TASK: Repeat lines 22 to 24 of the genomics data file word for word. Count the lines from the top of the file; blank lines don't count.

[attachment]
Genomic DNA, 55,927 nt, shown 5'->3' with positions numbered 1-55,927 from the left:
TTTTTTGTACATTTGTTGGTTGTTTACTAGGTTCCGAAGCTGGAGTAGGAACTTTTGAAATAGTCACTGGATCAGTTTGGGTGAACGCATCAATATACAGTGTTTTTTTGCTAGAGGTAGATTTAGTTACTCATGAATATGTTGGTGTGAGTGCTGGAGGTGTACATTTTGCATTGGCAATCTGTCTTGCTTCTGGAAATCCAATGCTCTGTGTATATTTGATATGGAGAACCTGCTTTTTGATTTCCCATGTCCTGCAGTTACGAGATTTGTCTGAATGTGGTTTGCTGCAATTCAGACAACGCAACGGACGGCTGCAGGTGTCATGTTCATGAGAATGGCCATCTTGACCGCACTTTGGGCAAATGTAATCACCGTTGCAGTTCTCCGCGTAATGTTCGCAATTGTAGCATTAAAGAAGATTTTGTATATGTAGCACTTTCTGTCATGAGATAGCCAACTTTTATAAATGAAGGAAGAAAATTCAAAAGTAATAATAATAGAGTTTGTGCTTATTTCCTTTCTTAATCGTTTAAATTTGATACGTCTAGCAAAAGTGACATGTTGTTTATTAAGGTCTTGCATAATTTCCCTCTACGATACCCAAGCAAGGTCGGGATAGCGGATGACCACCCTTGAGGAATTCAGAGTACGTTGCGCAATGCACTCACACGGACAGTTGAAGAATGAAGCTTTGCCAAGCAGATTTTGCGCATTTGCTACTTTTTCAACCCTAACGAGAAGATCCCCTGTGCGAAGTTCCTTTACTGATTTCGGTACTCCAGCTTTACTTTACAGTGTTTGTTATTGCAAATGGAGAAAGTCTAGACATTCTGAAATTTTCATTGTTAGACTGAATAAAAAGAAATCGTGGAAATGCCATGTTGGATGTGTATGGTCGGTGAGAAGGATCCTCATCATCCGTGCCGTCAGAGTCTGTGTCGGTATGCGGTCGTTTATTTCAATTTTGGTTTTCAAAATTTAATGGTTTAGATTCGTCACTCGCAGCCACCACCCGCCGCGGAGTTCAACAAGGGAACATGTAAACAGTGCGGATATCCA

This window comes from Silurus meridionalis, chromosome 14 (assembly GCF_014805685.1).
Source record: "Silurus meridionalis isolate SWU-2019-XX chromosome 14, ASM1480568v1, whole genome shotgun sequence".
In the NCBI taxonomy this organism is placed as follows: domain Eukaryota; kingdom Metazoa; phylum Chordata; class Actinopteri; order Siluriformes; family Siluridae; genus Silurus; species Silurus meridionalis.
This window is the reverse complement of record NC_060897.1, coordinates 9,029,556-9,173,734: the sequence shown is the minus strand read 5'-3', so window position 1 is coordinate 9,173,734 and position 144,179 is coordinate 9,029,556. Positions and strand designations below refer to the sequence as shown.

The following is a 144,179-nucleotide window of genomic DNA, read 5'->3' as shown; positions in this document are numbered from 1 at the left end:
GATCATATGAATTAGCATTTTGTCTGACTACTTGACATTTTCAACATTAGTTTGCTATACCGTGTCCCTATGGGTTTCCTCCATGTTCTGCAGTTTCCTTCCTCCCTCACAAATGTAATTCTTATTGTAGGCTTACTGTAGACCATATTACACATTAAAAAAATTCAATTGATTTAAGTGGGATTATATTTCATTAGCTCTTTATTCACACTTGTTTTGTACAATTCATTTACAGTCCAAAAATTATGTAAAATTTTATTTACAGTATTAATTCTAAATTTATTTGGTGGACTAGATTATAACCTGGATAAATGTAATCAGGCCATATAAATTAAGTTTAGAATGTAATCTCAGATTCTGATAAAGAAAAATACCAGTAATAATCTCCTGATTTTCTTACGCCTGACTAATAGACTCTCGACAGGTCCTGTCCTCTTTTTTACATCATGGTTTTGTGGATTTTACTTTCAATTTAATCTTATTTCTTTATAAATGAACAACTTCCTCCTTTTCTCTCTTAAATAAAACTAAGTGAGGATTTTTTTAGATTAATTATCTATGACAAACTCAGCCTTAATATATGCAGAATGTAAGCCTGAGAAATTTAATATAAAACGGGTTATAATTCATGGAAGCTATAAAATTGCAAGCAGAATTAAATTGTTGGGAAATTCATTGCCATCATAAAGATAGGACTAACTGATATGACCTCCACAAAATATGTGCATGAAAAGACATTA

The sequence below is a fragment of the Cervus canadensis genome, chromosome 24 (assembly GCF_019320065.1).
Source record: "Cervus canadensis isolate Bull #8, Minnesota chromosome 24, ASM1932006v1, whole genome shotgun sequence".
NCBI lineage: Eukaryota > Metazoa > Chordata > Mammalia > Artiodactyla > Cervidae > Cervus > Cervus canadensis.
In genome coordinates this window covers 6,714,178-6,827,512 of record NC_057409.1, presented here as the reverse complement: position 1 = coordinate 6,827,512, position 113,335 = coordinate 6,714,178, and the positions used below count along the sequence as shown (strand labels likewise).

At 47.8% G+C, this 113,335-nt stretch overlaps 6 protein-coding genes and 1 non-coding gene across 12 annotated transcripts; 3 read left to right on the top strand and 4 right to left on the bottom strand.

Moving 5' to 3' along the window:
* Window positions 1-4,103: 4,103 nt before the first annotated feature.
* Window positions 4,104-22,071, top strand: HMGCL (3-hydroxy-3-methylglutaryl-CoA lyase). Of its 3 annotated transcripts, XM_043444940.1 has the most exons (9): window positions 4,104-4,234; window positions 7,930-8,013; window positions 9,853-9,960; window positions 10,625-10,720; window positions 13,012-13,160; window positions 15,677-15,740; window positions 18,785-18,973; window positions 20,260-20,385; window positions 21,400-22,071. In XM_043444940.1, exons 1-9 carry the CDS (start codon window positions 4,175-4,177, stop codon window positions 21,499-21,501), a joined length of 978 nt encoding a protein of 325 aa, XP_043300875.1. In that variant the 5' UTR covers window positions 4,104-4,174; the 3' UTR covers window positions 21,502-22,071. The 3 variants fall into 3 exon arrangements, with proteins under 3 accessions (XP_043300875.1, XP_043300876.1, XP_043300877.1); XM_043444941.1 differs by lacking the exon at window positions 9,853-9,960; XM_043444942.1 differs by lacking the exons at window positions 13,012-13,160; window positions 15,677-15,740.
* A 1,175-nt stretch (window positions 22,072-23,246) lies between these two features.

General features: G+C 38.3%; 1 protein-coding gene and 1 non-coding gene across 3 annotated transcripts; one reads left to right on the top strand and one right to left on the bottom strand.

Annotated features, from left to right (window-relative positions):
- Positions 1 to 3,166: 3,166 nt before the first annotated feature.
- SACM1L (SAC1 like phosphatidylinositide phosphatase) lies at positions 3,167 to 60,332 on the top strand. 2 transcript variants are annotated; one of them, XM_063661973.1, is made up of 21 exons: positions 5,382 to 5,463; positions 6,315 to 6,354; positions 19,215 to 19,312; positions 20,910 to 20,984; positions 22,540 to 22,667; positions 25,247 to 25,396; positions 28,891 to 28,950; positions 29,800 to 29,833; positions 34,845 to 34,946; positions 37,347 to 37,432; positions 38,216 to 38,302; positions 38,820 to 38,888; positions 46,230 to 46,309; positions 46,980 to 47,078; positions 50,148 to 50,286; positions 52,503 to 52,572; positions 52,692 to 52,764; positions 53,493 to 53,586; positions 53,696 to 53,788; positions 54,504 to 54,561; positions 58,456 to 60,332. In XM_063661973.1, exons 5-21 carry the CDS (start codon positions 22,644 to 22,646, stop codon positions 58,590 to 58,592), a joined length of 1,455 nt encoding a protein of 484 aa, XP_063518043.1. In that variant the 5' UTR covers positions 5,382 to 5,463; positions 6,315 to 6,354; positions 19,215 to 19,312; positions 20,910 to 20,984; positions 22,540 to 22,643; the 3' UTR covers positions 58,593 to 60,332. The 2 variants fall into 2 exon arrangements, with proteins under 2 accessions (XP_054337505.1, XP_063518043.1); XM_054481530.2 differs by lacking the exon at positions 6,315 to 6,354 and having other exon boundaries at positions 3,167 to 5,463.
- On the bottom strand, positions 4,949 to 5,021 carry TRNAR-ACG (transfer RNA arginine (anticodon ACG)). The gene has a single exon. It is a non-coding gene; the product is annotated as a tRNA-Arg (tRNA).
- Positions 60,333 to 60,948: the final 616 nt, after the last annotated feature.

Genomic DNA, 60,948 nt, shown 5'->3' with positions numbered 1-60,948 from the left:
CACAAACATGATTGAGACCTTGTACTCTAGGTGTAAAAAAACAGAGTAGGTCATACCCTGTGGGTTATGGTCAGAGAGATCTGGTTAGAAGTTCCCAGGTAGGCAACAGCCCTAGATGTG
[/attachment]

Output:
- On the bottom strand, positions 4,949 to 5,021 carry TRNAR-ACG (transfer RNA arginine (anticodon ACG)). The gene has a single exon. It is a non-coding gene; the product is annotated as a tRNA-Arg (tRNA).
- Positions 60,333 to 60,948: the final 616 nt, after the last annotated feature.

Genomic DNA, 60,948 nt, shown 5'->3' with positions numbered 1-60,948 from the left: